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This volume brings together academics and judges to consider ideas and arguments flowing from the often complex relationships between law and politics, adjudication and policy-making, and the judicial and political branches of government.
Contributors explore numerous themes, including the nature and extent of judicial power, the European Court of Human Rights decision in O'Keeffe v Ireland, the process of appointing judges and judicial representation, judicial power and political processes.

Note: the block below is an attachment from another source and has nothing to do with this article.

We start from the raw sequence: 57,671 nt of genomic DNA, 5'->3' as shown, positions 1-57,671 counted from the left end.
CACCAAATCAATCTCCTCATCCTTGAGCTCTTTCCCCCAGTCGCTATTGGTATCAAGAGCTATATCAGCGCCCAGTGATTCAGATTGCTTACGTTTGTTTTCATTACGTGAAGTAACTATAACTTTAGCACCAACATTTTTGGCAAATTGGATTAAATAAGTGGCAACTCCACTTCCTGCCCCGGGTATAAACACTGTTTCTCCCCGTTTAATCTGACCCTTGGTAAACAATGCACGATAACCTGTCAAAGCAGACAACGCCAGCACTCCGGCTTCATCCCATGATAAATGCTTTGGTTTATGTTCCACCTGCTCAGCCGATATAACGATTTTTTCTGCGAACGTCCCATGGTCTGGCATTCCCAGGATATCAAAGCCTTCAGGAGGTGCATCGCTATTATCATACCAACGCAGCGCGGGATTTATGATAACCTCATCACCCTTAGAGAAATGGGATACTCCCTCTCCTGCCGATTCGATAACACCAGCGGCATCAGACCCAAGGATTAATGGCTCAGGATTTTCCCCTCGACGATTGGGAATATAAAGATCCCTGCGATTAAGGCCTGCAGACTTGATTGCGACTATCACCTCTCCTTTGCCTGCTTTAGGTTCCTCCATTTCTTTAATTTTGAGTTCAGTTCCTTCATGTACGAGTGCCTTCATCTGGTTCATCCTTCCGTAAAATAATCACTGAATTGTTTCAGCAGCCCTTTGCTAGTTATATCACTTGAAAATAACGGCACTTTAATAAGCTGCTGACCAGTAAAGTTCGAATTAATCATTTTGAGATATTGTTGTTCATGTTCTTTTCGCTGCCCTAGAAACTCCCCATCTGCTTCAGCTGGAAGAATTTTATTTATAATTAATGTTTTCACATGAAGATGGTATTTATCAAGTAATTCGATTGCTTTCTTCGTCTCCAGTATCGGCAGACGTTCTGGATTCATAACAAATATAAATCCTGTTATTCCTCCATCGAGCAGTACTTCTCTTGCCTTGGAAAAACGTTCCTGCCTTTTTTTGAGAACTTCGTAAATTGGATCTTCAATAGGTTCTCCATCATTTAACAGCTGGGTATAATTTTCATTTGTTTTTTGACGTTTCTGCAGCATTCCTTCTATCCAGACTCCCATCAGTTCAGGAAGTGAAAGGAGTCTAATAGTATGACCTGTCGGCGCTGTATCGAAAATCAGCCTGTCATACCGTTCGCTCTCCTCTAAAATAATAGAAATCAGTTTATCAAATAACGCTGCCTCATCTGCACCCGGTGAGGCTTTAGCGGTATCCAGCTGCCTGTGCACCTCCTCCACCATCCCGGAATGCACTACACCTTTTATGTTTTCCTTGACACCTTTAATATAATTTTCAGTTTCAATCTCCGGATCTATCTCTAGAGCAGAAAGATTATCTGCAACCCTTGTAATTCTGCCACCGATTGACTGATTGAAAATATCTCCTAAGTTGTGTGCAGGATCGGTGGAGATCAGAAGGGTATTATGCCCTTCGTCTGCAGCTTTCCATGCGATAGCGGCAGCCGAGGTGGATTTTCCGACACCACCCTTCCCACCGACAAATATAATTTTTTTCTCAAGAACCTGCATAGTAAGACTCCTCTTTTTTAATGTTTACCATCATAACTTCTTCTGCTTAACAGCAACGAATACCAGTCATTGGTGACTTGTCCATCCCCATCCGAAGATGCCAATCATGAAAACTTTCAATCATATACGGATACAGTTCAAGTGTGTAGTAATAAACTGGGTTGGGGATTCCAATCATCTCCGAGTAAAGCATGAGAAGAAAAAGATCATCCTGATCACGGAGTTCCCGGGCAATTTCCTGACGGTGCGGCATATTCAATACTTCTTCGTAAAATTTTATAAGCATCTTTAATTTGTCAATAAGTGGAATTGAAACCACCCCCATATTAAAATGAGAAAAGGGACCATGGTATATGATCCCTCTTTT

Contrasting judicial and academic perspectives are provided on the role of the European Court of Human Rights and the nature of exhausting domestic remedies, including a contribution from the late Mr. Justice Adrian Hardiman.
The role of specific judges, social and political disputes and case law are examined and socio-economic rights, the rule of law and electoral processes are all addressed.